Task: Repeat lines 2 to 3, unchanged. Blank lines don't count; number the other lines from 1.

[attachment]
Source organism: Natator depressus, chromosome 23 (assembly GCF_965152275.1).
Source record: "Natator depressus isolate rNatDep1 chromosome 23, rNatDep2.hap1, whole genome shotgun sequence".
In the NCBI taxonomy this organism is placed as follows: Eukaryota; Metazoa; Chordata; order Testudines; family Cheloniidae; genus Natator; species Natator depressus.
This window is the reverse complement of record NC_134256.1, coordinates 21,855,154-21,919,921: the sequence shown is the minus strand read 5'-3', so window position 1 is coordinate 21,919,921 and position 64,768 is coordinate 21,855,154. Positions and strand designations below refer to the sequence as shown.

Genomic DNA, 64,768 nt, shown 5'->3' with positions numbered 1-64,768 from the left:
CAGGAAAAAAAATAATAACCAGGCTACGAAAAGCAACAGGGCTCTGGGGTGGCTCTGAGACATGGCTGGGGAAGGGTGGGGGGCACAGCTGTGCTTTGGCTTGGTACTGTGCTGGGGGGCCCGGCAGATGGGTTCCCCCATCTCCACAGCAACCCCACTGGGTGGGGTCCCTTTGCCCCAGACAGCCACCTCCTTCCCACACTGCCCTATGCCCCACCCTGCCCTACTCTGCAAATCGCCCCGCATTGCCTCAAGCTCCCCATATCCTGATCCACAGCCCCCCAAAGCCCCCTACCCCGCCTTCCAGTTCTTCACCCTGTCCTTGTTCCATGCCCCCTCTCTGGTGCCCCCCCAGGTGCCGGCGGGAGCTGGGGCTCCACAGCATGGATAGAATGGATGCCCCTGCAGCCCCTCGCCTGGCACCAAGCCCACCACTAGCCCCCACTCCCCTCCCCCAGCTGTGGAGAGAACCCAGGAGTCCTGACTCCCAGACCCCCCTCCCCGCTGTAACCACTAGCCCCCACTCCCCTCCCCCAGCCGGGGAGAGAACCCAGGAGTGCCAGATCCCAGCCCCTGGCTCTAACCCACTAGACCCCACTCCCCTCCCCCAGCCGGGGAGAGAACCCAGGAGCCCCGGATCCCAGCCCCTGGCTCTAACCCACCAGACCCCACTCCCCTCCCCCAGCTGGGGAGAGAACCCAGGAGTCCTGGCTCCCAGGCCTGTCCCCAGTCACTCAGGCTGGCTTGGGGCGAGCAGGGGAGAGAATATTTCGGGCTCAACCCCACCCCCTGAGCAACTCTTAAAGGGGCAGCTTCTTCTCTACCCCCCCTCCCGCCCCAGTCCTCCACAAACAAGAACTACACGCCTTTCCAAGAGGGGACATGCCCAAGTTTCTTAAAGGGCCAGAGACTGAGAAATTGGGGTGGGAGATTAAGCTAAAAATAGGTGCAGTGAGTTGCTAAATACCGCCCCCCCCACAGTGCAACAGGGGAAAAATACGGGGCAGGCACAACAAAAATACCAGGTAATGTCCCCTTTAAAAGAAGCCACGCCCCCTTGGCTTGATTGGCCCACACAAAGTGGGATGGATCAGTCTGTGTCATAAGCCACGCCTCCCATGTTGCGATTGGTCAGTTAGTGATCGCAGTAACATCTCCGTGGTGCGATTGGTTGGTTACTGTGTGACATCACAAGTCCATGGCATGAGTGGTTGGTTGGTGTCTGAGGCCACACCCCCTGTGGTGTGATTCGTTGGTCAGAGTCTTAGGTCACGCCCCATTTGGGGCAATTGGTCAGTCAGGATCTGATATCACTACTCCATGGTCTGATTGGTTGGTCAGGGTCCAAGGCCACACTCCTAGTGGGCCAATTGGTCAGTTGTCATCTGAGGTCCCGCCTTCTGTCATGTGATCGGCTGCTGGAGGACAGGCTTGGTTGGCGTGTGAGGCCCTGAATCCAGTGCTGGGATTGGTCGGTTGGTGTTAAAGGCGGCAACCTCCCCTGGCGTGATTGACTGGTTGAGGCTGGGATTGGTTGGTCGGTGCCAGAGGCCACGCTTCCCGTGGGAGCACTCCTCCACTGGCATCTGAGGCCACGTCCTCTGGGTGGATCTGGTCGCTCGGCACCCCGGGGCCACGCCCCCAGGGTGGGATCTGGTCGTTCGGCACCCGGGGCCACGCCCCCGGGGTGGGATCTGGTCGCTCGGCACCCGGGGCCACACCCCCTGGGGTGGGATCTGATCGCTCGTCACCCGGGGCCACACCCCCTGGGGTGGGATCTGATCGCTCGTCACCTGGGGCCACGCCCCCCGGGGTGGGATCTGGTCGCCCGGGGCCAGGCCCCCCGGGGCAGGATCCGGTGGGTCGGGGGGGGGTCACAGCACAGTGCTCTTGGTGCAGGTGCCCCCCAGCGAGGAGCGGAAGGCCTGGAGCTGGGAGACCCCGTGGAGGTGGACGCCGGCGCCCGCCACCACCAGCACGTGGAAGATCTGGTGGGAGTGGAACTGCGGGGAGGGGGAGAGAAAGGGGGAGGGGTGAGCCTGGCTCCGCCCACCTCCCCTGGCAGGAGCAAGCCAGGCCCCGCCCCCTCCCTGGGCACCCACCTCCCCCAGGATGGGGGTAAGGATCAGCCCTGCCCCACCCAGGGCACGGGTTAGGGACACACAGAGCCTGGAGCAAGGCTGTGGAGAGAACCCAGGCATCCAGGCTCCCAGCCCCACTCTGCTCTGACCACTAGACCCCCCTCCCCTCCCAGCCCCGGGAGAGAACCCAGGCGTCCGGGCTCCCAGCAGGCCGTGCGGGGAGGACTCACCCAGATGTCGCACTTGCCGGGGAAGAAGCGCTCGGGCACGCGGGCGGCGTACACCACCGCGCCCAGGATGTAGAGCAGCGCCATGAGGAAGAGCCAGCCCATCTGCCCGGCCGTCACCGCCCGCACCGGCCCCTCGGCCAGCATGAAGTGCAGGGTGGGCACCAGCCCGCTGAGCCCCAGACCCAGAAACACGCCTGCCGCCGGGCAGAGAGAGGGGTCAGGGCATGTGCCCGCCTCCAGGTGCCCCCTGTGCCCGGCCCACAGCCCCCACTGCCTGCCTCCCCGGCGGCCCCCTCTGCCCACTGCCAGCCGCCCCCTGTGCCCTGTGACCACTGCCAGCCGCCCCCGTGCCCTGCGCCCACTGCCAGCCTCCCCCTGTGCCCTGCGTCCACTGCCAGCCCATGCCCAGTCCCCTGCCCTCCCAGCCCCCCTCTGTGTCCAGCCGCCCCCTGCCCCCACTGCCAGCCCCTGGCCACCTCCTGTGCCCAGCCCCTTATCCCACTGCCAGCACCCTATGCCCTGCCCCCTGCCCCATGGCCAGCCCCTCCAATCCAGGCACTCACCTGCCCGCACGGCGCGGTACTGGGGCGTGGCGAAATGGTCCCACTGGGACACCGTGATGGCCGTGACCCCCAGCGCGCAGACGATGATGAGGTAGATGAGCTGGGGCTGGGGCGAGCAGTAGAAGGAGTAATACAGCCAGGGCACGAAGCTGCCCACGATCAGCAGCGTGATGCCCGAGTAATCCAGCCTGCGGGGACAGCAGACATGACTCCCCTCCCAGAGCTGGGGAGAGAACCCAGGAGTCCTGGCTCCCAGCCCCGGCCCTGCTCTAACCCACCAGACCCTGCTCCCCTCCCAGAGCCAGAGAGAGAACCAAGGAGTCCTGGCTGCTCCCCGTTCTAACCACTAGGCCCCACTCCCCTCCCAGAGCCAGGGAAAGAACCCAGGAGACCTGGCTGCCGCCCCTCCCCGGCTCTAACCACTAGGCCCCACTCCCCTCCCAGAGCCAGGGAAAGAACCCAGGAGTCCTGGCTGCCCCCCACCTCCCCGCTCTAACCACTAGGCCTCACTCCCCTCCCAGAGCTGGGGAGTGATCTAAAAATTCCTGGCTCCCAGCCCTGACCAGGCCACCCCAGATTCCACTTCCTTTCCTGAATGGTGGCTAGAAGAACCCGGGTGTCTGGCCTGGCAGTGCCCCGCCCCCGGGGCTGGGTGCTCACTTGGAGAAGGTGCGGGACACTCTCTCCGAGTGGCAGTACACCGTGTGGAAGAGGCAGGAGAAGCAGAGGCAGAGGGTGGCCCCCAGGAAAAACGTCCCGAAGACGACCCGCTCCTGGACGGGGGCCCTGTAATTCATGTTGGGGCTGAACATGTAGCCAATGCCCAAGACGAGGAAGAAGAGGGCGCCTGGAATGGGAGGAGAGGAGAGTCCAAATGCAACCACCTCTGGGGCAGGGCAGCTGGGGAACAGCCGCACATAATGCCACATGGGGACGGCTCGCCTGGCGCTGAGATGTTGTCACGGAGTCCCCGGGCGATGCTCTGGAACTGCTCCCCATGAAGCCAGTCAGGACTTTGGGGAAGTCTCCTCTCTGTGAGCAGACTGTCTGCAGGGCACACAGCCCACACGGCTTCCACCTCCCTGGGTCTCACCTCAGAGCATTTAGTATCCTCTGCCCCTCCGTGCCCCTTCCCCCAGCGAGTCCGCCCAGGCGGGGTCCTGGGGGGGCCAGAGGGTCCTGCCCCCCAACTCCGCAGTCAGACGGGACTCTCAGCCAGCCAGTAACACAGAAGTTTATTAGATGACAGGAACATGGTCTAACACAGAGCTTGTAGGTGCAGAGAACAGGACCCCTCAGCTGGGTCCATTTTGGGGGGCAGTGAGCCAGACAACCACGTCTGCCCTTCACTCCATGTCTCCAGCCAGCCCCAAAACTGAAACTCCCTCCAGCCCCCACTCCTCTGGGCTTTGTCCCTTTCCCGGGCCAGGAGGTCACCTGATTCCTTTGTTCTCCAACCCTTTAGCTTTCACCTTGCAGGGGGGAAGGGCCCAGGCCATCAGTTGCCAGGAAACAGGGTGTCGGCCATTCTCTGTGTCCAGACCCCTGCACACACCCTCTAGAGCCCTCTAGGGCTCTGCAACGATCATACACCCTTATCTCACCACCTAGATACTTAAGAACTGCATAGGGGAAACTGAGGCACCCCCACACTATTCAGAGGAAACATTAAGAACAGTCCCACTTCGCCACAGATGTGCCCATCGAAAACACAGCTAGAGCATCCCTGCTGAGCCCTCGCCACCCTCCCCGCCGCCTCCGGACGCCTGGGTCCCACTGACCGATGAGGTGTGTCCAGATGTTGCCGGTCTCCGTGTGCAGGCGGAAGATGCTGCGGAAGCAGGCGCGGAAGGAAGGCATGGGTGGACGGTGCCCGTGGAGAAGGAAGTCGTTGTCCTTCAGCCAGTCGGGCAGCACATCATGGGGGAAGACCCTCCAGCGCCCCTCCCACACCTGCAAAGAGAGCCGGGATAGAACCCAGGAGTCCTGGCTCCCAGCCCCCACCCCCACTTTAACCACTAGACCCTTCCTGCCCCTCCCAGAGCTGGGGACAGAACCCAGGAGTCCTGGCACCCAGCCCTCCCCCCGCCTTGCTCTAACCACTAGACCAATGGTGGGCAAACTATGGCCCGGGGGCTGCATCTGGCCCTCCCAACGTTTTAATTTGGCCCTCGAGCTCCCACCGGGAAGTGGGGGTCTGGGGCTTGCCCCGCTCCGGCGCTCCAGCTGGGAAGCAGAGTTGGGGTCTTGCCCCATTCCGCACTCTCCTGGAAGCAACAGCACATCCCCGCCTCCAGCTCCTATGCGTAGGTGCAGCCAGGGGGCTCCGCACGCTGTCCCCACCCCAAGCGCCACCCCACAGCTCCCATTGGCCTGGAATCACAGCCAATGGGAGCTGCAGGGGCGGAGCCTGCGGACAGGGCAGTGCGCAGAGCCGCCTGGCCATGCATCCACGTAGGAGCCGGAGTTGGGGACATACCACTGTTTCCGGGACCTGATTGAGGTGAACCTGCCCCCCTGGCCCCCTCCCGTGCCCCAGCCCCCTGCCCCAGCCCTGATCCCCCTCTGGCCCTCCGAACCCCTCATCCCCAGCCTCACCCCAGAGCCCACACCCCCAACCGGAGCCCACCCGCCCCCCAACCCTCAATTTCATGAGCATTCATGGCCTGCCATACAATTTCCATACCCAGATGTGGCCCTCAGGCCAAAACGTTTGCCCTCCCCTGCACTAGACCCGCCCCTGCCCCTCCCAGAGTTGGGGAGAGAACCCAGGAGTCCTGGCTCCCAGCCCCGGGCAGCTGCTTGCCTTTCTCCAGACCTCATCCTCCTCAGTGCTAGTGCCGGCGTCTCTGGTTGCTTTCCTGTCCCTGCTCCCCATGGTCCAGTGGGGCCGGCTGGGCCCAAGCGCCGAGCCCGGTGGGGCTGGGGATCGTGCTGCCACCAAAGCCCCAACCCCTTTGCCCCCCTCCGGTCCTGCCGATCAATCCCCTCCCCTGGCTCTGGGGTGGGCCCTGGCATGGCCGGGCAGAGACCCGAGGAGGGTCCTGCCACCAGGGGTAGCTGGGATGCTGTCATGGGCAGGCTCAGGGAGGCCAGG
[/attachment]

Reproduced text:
Source record: "Natator depressus isolate rNatDep1 chromosome 23, rNatDep2.hap1, whole genome shotgun sequence".
In the NCBI taxonomy this organism is placed as follows: Eukaryota; Metazoa; Chordata; order Testudines; family Cheloniidae; genus Natator; species Natator depressus.